Archive for September, 2010

Vampire mania has taken over the world. It seems that other supernatural creatures are not far behind them. And all of this is particularly prevalent among the younger, Twilight-adoring, Edward-vs-Jacob crowd (Although perhaps there has always been an allure towards vampires: I will admit, I loved The Lost Boys and Interview with a Vampire in their day. But I digress.). And slowly, our supernatural obsession may be seen taking over past classic works…has anyone yet spotted this new book in their local Barnes & Noble?

This whole craze leads me to wonder how long it will be before Shakespeare is roped into the mania as well. And what form will it take? Much Ado About Werewolves? Twelfth Night of the Living Dead? Romeo and Juliet Eaten by Vicious, Man-Eating Goblins? Or perhaps I’m already behind the times – has anyone already seen such books published?

Which leads me to a final question: How might the craze towards the super-natural be harnessed for the literary forces of good and not evil? How might we, as lovers of Shakespeare, English, and Plain Good Writing use the influence of Twilight to pique our students interest in the works of the Bard? Any ideas?

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After an incredible summer with the Teaching Shakespeare Institute, the Folger has been overtaken by Tudor-mania! The current exhibition, Vivat Rex!, commemorates the 500th anniversary of Henry’s ascension to the throne of England, and the Theatre is rehearsing Shakespeare’s Henry VIII, also known as All is True.

With all the pop-culture fervor for the polygamist king, it seems fitting that Shakespeare, too, made a contribution to the dramatic life of Henry VIII – what would have been fairly recent history to his audience. Why, though, is the original title of the play All is True?

The play covers events which took place between 1521 (with the arrest of the Duke of Buckingham) and 1536 (the death of Katherine of Aragon), but condenses the timeline so it all happens almost at once, with most of the action taking place off-stage and being described by courtly gentlemen. The characters in the play appear differently than we’re used to history portraying them. For example, Anne Boleyn (Bullen, in the play) declares vehemently that she would never want to be queen, though she marries Henry a few short scenes later.

We can’t argue with the outcomes of the events in the play – Buckingham was executed as a traitor, Katherine was disposed as Henry’s first wife, Anne did marry Henry – but we can re-imagine how they could have happened, if only for one play. If we were to write a play about recent history today, how would we tell it? What sort of politics or events would we gloss over to tell the story?

For more about the production, or activities for this play, visit the Study Guide!

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School begins soon, my vacation shortened by the intense summer I spent at the Folger Shakespeare Library’s Teaching Shakespeare Institute. As these drowsy days transform to hectic autumn, I wonder how I will use the TSI experience in my classroom. Over the past few years, I have relied on Shakespeare Set Free to teach Romeo and Juliet, but I want to use the month I spent in DC this summer to expand my repertoire. Which play should I add? As I wade through the dusty stacks in our textbook room, Henry IV, Part 1 stands, tall and regal . . . and unread since 1990 – a complete class set. Have I the courage to go forth?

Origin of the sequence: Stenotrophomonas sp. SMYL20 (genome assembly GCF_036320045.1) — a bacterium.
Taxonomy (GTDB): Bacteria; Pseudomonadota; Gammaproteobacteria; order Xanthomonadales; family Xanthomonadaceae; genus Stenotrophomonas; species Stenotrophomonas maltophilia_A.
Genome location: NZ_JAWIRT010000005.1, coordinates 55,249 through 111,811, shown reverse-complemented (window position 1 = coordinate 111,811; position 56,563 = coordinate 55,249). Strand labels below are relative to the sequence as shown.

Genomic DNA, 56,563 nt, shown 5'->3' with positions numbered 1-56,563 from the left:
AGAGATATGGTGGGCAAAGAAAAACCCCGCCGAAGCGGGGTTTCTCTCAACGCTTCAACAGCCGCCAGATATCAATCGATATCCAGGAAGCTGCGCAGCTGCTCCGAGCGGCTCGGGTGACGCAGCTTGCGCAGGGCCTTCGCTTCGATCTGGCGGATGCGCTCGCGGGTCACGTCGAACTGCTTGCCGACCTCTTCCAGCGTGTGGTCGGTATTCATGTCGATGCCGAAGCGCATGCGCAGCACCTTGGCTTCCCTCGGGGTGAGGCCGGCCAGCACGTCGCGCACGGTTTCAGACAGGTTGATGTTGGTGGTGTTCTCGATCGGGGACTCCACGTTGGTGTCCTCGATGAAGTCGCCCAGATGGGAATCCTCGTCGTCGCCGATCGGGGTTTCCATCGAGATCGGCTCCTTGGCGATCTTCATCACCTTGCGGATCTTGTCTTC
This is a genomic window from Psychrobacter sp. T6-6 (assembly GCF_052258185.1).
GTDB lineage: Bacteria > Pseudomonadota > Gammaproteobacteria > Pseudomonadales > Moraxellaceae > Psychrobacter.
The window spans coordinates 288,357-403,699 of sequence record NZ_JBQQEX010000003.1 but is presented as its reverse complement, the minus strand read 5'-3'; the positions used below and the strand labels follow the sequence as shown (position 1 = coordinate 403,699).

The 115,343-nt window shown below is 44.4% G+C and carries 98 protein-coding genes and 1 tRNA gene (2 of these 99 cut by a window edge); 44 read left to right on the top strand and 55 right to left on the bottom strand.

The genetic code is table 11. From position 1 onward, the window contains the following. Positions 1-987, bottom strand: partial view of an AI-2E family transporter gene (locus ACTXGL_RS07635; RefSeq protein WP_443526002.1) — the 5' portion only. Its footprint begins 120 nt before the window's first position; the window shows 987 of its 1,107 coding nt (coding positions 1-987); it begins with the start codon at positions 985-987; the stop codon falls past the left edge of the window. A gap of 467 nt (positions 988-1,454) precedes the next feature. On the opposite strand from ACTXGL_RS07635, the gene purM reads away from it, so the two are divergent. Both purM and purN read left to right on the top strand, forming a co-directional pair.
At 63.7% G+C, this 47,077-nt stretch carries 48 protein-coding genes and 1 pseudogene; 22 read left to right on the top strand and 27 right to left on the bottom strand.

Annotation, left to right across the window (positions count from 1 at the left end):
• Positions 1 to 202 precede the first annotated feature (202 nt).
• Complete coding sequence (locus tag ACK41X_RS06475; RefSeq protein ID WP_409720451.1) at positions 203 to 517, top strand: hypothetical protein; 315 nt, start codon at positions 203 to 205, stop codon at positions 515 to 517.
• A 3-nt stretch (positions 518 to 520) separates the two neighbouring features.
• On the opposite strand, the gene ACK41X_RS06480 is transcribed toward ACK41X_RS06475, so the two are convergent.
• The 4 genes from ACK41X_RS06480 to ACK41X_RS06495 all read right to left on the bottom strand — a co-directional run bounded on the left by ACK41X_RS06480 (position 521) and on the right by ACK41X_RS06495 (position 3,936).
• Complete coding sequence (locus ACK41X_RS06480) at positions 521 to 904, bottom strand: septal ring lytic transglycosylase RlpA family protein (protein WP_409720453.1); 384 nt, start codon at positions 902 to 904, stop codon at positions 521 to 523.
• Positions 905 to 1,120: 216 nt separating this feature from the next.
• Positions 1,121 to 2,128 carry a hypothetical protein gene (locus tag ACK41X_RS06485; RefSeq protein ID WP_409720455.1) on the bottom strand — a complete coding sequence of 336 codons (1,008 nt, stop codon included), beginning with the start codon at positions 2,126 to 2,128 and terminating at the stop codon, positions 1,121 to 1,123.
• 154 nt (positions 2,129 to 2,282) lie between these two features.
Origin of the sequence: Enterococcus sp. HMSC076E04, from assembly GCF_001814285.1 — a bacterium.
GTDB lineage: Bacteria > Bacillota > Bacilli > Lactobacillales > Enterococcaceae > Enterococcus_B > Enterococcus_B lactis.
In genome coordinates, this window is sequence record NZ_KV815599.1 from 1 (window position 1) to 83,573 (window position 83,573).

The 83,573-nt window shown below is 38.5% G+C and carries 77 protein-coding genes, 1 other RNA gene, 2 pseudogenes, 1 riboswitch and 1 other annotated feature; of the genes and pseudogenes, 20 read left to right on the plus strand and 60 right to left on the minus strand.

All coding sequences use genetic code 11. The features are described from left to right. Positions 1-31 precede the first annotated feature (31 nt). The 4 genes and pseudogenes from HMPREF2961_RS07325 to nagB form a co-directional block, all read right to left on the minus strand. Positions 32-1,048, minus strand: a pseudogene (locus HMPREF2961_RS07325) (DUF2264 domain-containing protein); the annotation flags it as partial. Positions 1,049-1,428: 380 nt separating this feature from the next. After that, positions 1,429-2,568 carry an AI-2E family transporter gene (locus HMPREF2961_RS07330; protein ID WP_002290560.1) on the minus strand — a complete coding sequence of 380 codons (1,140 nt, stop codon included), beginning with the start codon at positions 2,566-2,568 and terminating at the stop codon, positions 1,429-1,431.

Even though we spent a full week (and I mean FULL) on Henry IV, Part 1 during the Institute – lectures, discussions, debates; illuminating, recording, memorizing and performing; and a 15-minute rendition of the play acted by our troupe of secondary school teachers from around the country – I am still intimidated. The play is long, confusing, historical – all the complaints my students voice before we embark on anything Shakespeare. Plus, I don’t know the play or English history well enough to . . . to what? I’ve no illusions of perfection – just being moderately versed is enough – but instead of urging myself forward, I demoralize myself with doubts. “What ifs” clog my consciousness. What if students ask how Bolingbroke seized the crown from Richard? Or what is a Plantagenet? Whose wife is sister to whom? Which characters did Shakespeare conflate? Or a hundred other questions I can’t answer? Thankfully a voice emerges between the scratchy static in my head, the voice of Folger curriculum specialist, Mike LoMonico: You don’t have to do the whole play.”

An encouraging chorus of “What ifs” surface: What if we only consider the father-son aspects of the play? What if we act the 15-minute version from Shakespeare Set Free, look at a few speeches, and save the heavy lifting for Othello?

I quell my fears by reminding myself that Shakespeare study is not about knowing the plays inside out, but about challenging ourselves with difficult text. Decoding Shakespeare does something to our brains that ultimately makes us smarter, so when we come to a different Shakespeare, or Marlow, or Jonson, we are that much better equipped to untangle its meaning. So what if I don’t know enough and I enter Henry IV, Part 1 as my students do: learning what I can, knowing I will never know it all, and taking a chance just to see where it leads?

Marion Levine is a guest contributor to Making A Scene.  She teaches high school students at the Los Angeles Center for Enriched Studies in Los Angeles, CA.

For Folger Education resources on Henry IV, Part 1, including lesson plans, activities, and video interviews with cast and crew members of Folger Theatre’s 2008 production, please click here.

Photo credit: Ellen Adair (Lady Percy) and David Graham Jones (Hotspur), Henry IV, Part 1, directed by Paul Mason Barnes, Folger Theatre, 2008. Carol Pratt.

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